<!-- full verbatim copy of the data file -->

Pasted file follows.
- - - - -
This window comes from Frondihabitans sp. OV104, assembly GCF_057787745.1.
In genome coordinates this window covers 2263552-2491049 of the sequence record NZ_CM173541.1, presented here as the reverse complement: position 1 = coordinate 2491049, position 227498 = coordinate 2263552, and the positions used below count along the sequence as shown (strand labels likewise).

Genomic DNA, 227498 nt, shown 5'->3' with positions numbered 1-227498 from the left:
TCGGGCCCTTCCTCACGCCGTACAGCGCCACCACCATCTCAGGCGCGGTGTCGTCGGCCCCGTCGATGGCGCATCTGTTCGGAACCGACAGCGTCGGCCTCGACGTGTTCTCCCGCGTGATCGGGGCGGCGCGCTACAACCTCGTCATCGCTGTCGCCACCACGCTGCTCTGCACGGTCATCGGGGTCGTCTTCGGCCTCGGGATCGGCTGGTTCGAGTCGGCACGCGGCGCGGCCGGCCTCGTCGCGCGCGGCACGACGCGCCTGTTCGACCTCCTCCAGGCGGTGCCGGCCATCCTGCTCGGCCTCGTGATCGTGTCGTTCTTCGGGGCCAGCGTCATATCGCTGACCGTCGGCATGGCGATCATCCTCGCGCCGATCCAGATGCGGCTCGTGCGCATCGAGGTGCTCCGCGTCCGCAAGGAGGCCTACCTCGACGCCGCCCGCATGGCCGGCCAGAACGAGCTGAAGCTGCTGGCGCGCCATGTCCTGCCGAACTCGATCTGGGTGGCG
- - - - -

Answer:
This window comes from Frondihabitans sp. OV104, assembly GCF_057787745.1.
In genome coordinates this window covers 2263552-2491049 of the sequence record NZ_CM173541.1, presented here as the reverse complement: position 1 = coordinate 2491049, position 227498 = coordinate 2263552, and the positions used below count along the sequence as shown (strand labels likewise).

Genomic DNA, 227498 nt, shown 5'->3' with positions numbered 1-227498 from the left:
TCGGGCCCTTCCTCACGCCGTACAGCGCCACCACCATCTCAGGCGCGGTGTCGTCGGCCCCGTCGATGGCGCATCTGTTCGGAACCGACAGCGTCGGCCTCGACGTGTTCTCCCGCGTGATCGGGGCGGCGCGCTACAACCTCGTCATCGCTGTCGCCACCACGCTGCTCTGCACGGTCATCGGGGTCGTCTTCGGCCTCGGGATCGGCTGGTTCGAGTCGGCACGCGGCGCGGCCGGCCTCGTCGCGCGCGGCACGACGCGCCTGTTCGACCTCCTCCAGGCGGTGCCGGCCATCCTGCTCGGCCTCGTGATCGTGTCGTTCTTCGGGGCCAGCGTCATATCGCTGACCGTCGGCATGGCGATCATCCTCGCGCCGATCCAGATGCGGCTCGTGCGCATCGAGGTGCTCCGCGTCCGCAAGGAGGCCTACCTCGACGCCGCCCGCATGGCCGGCCAGAACGAGCTGAAGCTGCTGGCGCGCCATGTCCTGCCGAACTCGATCTGGGTGGCG